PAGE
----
Mori Building ready to seize Tokyo's 'last chance' for greatness
DAISUKE ITO, Nikkei staff writer
TOKYO -- As Japan's capital gears up for the 2020 Summer Olympics, Mori Building will kick its redevelopment plans into overdrive. At the center of this whirl of activity lies the Toranomon district, the property developer's birthplace.
Mori Building's towering new multi-use complex, Toranomon Hills, opens next Wednesday.
Its name echoes that of Roppongi Hills, the company's crown jewel and the brainchild of the late Minoru Mori, who turned his family business into a real estate empire and dreamed of making Tokyo the greatest city in the world.
Tokyo's choice as a two-time Olympic host city and its selection by the government as a strategic economic zone represent "the best and last chance" to achieve Mori's vision, President Shingo Tsuji told reporters Wednesday, when work on Toranomon Hills ended.
The project, including the extension of a loop road, cost some 230 billion yen ($2.23 billion). The complex's 52-story skyscraper stands atop the new thoroughfare -- nicknamed the MacArthur Road because plans for it go back to the days of the American occupation.
Floors 6-35 offer spacious office accommodations that have proved popular with foreign companies. Nearly all of the space has already been taken. Tenants on the higher floors will include Japan's first Andaz, a chain of boutique hotels run by Hyatt.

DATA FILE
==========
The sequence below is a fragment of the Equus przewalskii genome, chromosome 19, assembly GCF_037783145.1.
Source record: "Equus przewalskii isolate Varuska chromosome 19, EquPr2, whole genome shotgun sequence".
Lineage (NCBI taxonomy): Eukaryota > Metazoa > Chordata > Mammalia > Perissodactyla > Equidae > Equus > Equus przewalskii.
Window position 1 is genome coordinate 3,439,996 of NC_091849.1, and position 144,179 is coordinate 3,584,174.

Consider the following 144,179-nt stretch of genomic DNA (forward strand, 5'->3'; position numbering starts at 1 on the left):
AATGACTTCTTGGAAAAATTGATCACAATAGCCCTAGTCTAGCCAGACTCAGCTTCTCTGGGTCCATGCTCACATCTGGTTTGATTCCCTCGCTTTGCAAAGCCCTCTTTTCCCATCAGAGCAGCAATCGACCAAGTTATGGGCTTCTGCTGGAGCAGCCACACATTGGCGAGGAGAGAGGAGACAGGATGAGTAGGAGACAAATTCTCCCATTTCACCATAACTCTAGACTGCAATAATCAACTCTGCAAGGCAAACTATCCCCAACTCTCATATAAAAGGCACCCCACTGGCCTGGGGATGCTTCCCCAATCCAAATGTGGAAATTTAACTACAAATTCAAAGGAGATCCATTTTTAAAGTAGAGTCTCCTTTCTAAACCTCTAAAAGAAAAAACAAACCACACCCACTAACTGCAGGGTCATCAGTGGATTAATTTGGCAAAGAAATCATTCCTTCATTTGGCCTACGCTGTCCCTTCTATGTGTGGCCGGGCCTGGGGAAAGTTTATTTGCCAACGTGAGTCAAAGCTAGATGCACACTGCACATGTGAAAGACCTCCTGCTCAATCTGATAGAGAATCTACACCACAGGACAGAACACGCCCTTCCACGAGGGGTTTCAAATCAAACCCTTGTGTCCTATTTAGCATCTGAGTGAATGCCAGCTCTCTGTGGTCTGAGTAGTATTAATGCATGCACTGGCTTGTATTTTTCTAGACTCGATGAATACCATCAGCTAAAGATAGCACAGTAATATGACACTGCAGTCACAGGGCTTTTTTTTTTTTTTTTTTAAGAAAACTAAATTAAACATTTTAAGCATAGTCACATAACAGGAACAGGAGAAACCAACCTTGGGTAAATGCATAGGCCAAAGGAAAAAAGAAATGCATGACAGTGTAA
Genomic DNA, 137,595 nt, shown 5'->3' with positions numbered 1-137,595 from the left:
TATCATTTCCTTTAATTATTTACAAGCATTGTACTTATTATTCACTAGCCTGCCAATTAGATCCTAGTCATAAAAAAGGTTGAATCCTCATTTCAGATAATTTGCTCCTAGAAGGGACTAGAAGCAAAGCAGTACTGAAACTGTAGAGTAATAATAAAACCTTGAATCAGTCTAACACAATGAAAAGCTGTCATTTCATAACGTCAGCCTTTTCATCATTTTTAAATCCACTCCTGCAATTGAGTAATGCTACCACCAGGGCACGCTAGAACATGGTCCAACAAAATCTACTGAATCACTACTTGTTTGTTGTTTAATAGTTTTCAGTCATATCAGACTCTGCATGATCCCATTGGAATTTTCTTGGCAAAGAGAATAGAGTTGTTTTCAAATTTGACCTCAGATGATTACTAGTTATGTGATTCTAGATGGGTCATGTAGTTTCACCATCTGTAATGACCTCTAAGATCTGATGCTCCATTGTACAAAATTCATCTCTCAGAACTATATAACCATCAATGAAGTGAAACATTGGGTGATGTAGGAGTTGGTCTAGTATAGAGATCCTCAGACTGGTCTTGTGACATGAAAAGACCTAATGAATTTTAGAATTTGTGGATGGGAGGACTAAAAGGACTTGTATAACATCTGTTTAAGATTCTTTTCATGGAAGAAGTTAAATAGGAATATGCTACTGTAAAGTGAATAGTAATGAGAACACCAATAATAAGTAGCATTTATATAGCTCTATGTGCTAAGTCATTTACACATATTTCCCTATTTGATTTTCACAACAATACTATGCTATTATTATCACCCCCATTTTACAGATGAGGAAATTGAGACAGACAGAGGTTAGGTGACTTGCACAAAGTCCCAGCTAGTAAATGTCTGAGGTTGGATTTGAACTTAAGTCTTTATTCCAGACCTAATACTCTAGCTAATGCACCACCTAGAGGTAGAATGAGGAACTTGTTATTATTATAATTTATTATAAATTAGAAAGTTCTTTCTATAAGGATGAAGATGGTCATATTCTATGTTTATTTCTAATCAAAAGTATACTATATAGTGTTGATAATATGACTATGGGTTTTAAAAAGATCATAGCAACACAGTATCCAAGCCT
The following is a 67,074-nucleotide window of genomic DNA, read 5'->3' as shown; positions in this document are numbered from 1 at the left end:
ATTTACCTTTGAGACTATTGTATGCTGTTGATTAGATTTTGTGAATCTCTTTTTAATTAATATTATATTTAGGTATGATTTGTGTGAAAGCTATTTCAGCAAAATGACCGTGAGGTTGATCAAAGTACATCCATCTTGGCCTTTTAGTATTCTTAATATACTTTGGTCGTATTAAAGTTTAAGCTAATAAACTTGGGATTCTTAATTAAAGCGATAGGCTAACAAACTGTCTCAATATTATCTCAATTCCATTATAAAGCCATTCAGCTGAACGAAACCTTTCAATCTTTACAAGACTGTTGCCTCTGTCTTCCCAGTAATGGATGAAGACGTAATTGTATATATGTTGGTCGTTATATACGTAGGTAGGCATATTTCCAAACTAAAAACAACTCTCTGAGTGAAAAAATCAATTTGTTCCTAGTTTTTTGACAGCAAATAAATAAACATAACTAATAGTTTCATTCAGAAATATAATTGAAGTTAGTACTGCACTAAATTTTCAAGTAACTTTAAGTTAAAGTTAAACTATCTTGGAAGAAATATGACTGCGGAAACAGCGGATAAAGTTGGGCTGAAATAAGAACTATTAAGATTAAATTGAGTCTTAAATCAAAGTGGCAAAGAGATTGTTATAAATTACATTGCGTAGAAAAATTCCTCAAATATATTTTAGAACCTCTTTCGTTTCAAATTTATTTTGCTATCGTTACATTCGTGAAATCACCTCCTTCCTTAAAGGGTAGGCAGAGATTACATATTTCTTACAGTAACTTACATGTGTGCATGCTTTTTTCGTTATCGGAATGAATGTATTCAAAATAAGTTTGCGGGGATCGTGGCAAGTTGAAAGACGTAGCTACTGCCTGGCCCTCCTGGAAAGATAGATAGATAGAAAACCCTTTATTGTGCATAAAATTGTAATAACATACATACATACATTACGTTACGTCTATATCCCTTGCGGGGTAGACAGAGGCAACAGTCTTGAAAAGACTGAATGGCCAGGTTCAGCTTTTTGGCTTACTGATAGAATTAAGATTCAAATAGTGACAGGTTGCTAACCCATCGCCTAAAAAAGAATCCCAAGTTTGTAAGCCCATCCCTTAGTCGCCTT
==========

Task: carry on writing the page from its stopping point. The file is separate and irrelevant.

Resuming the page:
Mori Building has plans to redevelop two adjacent sites and pursue 1 trillion yen worth of other urban renewal projects in the Toranomon and Roppongi areas over the next decade.
Ease of access is one of Toranomon Hills' selling points. When the loop road connects to the Tokyo Bay area in fiscal 2016, Haneda Airport will be only a 20-minute drive away from the complex.
Tsuji became president of Mori Building in 2011, the first to come from outside the founding family. With a flair for deal-making, he takes after Mori, who died two years ago. But carrying on his predecessor's pursuit of greatness for Tokyo will present challenges, not the least of which is financial.
The company's interest-bearing liabilities stood at nearly 1 trillion yen at the end of March. Mori Building takes in only a fifth the sales of listed developer Mitsui Fudosan but has half as much debt. Its earnings may be solid enough now, but all this debt will weigh it down.
Mori Building won't go public just to raise funds, nor does it have to do everything on its own, Tsuji insists. Plans for what has been dubbed the second Roppongi Hills seem to be falling behind. Mori Building has decided to work with Sumitomo Realty & Development on the project, but some fear the end result will lack the Mori touch.
Tokyo has work to do, too. It ranked fourth in the Mori Memorial Foundation's latest Global Power City Index, trailing London, New York and Paris. Singapore trailed close behind in fifth place in the competitiveness ranking.